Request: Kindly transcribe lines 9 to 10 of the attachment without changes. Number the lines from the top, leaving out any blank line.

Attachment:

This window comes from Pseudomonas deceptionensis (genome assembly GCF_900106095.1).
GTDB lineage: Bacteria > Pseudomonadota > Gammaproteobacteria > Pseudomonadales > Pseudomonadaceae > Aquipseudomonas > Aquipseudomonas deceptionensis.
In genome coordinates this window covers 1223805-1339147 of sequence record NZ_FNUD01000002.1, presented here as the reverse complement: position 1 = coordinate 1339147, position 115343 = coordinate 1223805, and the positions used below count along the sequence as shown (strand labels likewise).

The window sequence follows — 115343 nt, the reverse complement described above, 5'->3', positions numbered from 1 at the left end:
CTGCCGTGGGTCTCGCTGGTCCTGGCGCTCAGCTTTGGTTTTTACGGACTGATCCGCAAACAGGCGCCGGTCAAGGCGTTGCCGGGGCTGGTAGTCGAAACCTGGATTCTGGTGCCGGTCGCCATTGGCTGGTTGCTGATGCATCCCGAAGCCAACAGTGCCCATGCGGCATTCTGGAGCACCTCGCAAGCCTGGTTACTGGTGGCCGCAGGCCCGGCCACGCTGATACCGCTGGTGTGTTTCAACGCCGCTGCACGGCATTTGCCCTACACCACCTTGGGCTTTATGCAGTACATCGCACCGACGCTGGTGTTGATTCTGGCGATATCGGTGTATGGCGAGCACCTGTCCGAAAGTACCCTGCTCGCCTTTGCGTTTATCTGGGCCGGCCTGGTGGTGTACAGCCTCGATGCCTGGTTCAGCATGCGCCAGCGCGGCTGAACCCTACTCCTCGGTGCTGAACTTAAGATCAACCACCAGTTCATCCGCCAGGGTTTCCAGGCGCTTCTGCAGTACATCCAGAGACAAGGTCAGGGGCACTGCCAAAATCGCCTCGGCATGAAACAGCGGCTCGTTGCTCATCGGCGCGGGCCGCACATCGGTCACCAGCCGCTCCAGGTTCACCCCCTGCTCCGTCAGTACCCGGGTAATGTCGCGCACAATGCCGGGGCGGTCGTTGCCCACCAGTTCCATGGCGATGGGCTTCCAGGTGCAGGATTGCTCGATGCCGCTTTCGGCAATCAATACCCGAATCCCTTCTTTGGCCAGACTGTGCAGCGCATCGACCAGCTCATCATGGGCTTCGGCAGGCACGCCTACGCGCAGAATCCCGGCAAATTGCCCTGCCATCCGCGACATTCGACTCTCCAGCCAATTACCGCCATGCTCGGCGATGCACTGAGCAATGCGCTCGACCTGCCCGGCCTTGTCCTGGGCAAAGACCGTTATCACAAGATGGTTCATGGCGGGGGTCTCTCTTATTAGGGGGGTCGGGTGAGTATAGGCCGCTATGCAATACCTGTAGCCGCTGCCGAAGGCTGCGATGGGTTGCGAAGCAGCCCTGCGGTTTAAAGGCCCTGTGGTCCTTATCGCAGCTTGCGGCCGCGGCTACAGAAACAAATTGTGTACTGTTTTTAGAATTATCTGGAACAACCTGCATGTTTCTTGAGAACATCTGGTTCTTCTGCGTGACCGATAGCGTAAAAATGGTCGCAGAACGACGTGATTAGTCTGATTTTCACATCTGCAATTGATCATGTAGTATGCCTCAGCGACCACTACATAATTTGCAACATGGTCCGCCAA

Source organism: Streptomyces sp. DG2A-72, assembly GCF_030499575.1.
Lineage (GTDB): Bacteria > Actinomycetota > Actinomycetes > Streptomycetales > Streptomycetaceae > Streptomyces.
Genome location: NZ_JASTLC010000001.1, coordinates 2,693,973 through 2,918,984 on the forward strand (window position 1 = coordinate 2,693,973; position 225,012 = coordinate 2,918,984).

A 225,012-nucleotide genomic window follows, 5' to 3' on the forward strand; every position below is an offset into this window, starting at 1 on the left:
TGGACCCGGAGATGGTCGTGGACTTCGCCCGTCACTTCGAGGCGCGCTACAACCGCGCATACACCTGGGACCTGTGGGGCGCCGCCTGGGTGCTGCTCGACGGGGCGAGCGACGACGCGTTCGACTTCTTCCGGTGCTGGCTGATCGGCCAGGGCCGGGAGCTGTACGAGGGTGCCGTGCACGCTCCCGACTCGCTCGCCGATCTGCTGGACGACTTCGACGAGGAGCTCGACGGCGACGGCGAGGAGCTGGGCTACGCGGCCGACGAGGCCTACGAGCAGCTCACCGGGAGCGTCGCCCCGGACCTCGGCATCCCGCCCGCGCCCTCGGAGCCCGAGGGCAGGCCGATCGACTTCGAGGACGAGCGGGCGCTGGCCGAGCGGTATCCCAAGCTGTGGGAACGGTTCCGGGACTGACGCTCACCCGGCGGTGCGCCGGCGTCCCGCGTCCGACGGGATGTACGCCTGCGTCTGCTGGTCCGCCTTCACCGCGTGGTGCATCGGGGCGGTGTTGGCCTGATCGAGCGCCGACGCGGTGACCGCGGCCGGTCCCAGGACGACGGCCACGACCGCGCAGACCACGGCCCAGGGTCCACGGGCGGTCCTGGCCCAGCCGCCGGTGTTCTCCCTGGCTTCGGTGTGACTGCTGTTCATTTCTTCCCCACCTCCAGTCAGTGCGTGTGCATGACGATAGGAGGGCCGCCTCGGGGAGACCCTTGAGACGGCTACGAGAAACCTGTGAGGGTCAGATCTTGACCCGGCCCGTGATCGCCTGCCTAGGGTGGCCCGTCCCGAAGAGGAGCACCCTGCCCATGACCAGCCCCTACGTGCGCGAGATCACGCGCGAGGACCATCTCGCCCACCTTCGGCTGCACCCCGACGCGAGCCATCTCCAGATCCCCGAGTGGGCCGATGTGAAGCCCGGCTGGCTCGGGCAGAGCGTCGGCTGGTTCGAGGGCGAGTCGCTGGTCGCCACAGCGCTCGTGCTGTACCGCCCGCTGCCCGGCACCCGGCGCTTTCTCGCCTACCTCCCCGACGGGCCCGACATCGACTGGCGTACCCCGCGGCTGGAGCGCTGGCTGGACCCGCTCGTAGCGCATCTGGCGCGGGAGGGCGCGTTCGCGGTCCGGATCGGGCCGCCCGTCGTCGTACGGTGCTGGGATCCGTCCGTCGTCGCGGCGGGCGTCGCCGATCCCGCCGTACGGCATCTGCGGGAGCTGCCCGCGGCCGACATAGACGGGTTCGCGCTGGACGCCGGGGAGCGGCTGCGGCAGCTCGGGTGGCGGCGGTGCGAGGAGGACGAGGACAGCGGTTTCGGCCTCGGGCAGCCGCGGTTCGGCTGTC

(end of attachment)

A 225,012-nucleotide genomic window follows, 5' to 3' on the forward strand; every position below is an offset into this window, starting at 1 on the left:
TGGACCCGGAGATGGTCGTGGACTTCGCCCGTCACTTCGAGGCGCGCTACAACCGCGCATACACCTGGGACCTGTGGGGCGCCGCCTGGGTGCTGCTCGACGGGGCGAGCGACGACGCGTTCGACTTCTTCCGGTGCTGGCTGATCGGCCAGGGCCGGGAGCTGTACGAGGGTGCCGTGCACGCTCCCGACTCGCTCGCCGATCTGCTGGACGACTTCGACGAGGAGCTCGACGGCGACGGCGAGGAGCTGGGCTACGCGGCCGACGAGGCCTACGAGCAGCTCACCGGGAGCGTCGCCCCGGACCTCGGCATCCCGCCCGCGCCCTCGGAGCCCGAGGGCAGGCCGATCGACTTCGAGGACGAGCGGGCGCTGGCCGAGCGGTATCCCAAGCTGTGGGAACGGTTCCGGGACTGACGCTCACCCGGCGGTGCGCCGGCGTCCCGCGTCCGACGGGATGTACGCCTGCGTCTGCTGGTCCGCCTTCACCGCGTGGTGCATCGGGGCGGTGTTGGCCTGATCGAGCGCCGACGCGGTGACCGCGGCCGGTCCCAGGACGACGGCCACGACCGCGCAGACCACGGCCCAGGGTCCACGGGCGGTCCTGGCCCAGCCGCCGGTGTTCTCCCTGGCTTCGGTGTGACTGCTGTTCATTTCTTCCCCACCTCCAGTCAGTGCGTGTGCATGACGATAGGAGGGCCGCCTCGGGGAGACCCTTGAGACGGCTACGAGAAACCTGTGAGGGTCAGATCTTGACCCGGCCCGTGATCGCCTGCCTAGGGTGGCCCGTCCCGAAGAGGAGCACCCTGCCCATGACCAGCCCCTACGTGCGCGAGATCACGCGCGAGGACCATCTCGCCCACCTTCGGCTGCACCCCGACGCGAGCCATCTCCAGATCCCCGAGTGGGCCGATGTGAAGCCCGGCTGGCTCGGGCAGAGCGTCGGCTGGTTCGAGGGCGAGTCGCTGGTCGCCACAGCGCTCGTGCTGTACCGCCCGCTGCCCGGCACCCGGCGCTTTCTCGCCTACCTCCCCGACGGGCCCGACATCGACTGGCGTACCCCGCGGCTGGAGCGCTGGCTGGACCCGCTCGTAGCGCATCTGGCGCGGGAGGGCGCGTTCGCGGTCCGGATCGGGCCGCCCGTCGTCGTACGGTGCTGGGATCCGTCCGTCGTCGCGGCGGGCGTCGCCGATCCCGCCGTACGGCATCTGCGGGAGCTGCCCGCGGCCGACATAGACGGGTTCGCGCTGGACGCCGGGGAGCGGCTGCGGCAGCTCGGGTGGCGGCGGTGCGAGGAGGACGAGGACAGCGGTTTCGGCCTCGGGCAGCCGCGGTTCGGCTGTC